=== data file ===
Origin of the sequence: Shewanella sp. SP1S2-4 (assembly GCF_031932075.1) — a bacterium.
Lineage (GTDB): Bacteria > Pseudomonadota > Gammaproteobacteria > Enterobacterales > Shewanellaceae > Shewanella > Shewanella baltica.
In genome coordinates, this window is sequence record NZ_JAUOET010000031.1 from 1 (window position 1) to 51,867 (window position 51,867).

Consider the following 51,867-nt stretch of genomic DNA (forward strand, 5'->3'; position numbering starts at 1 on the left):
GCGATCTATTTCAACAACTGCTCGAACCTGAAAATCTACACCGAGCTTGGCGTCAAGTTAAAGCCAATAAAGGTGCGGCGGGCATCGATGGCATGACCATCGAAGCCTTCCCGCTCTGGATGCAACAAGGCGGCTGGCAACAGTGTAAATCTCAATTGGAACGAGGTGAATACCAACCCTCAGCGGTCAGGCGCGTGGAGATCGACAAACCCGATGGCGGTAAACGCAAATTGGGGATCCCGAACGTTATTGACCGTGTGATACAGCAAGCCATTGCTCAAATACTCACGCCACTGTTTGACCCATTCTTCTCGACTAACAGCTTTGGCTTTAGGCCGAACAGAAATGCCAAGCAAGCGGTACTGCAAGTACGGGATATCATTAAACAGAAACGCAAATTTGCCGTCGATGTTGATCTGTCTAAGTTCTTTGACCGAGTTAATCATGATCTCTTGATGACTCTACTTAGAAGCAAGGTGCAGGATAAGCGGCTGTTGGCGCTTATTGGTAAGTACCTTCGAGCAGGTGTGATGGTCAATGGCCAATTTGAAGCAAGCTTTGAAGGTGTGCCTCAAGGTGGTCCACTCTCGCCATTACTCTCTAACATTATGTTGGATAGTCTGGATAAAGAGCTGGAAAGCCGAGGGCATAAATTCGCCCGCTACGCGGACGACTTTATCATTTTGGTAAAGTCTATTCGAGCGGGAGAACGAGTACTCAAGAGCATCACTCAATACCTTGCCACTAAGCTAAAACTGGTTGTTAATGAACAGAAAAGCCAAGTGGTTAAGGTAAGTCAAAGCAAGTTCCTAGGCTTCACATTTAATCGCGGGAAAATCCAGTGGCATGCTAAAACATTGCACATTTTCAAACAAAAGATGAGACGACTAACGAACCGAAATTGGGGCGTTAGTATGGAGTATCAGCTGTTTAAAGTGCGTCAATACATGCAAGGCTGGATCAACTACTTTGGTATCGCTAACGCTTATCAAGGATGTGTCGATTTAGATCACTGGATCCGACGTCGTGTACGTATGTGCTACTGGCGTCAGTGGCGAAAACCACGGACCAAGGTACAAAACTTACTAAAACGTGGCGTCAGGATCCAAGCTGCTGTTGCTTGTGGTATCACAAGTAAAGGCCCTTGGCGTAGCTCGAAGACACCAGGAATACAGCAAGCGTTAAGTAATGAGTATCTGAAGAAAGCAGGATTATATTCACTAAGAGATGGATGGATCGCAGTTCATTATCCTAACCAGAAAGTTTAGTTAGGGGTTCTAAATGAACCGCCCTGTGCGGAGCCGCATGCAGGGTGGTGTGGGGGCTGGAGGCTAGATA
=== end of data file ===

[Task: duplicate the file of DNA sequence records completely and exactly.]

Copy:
Origin of the sequence: Shewanella sp. SP1S2-4 (assembly GCF_031932075.1) — a bacterium.
Lineage (GTDB): Bacteria > Pseudomonadota > Gammaproteobacteria > Enterobacterales > Shewanellaceae > Shewanella > Shewanella baltica.
In genome coordinates, this window is sequence record NZ_JAUOET010000031.1 from 1 (window position 1) to 51,867 (window position 51,867).

Consider the following 51,867-nt stretch of genomic DNA (forward strand, 5'->3'; position numbering starts at 1 on the left):
GCGATCTATTTCAACAACTGCTCGAACCTGAAAATCTACACCGAGCTTGGCGTCAAGTTAAAGCCAATAAAGGTGCGGCGGGCATCGATGGCATGACCATCGAAGCCTTCCCGCTCTGGATGCAACAAGGCGGCTGGCAACAGTGTAAATCTCAATTGGAACGAGGTGAATACCAACCCTCAGCGGTCAGGCGCGTGGAGATCGACAAACCCGATGGCGGTAAACGCAAATTGGGGATCCCGAACGTTATTGACCGTGTGATACAGCAAGCCATTGCTCAAATACTCACGCCACTGTTTGACCCATTCTTCTCGACTAACAGCTTTGGCTTTAGGCCGAACAGAAATGCCAAGCAAGCGGTACTGCAAGTACGGGATATCATTAAACAGAAACGCAAATTTGCCGTCGATGTTGATCTGTCTAAGTTCTTTGACCGAGTTAATCATGATCTCTTGATGACTCTACTTAGAAGCAAGGTGCAGGATAAGCGGCTGTTGGCGCTTATTGGTAAGTACCTTCGAGCAGGTGTGATGGTCAATGGCCAATTTGAAGCAAGCTTTGAAGGTGTGCCTCAAGGTGGTCCACTCTCGCCATTACTCTCTAACATTATGTTGGATAGTCTGGATAAAGAGCTGGAAAGCCGAGGGCATAAATTCGCCCGCTACGCGGACGACTTTATCATTTTGGTAAAGTCTATTCGAGCGGGAGAACGAGTACTCAAGAGCATCACTCAATACCTTGCCACTAAGCTAAAACTGGTTGTTAATGAACAGAAAAGCCAAGTGGTTAAGGTAAGTCAAAGCAAGTTCCTAGGCTTCACATTTAATCGCGGGAAAATCCAGTGGCATGCTAAAACATTGCACATTTTCAAACAAAAGATGAGACGACTAACGAACCGAAATTGGGGCGTTAGTATGGAGTATCAGCTGTTTAAAGTGCGTCAATACATGCAAGGCTGGATCAACTACTTTGGTATCGCTAACGCTTATCAAGGATGTGTCGATTTAGATCACTGGATCCGACGTCGTGTACGTATGTGCTACTGGCGTCAGTGGCGAAAACCACGGACCAAGGTACAAAACTTACTAAAACGTGGCGTCAGGATCCAAGCTGCTGTTGCTTGTGGTATCACAAGTAAAGGCCCTTGGCGTAGCTCGAAGACACCAGGAATACAGCAAGCGTTAAGTAATGAGTATCTGAAGAAAGCAGGATTATATTCACTAAGAGATGGATGGATCGCAGTTCATTATCCTAACCAGAAAGTTTAGTTAGGGGTTCTAAATGAACCGCCCTGTGCGGAGCCGCATGCAGGGTGGTGTGGGGGCTGGAGGCTAGATA